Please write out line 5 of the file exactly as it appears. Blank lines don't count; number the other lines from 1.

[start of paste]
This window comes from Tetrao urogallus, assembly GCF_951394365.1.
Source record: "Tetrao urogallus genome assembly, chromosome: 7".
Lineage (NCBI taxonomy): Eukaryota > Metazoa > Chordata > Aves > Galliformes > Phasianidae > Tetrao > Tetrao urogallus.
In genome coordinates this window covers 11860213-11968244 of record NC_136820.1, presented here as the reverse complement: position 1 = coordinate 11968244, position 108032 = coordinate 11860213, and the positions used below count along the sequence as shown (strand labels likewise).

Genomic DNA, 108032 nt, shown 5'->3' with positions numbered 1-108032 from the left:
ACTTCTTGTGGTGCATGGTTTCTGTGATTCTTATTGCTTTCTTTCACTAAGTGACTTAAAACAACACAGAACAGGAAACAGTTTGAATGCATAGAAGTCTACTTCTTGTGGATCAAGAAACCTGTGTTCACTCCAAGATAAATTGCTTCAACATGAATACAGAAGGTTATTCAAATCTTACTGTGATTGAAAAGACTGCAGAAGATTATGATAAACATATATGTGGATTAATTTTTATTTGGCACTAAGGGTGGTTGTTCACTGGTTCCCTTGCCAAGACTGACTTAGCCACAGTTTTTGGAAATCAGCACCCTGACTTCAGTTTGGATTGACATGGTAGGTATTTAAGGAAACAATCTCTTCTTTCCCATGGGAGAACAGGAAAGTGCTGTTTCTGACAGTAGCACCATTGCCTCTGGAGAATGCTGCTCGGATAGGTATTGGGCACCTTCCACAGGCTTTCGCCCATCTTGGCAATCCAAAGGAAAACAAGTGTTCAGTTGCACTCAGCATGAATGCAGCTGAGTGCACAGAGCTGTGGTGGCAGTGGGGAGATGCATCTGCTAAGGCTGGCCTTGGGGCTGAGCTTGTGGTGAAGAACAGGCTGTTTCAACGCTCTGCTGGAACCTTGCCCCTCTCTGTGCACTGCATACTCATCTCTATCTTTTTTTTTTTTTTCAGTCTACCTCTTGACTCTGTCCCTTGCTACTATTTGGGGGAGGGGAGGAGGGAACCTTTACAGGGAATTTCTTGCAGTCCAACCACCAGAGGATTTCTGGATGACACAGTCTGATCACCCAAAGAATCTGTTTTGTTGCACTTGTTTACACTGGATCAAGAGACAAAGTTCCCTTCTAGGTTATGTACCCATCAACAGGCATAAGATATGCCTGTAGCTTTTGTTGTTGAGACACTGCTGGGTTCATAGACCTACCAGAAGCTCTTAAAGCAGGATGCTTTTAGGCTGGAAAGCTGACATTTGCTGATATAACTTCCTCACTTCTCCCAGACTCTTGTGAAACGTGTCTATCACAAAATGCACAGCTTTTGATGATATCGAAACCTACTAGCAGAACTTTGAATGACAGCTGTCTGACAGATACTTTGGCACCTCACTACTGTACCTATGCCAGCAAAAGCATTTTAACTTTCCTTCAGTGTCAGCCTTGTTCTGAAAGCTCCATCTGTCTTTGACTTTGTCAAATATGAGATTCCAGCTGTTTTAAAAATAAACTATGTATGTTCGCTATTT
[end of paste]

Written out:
Genomic DNA, 108032 nt, shown 5'->3' with positions numbered 1-108032 from the left: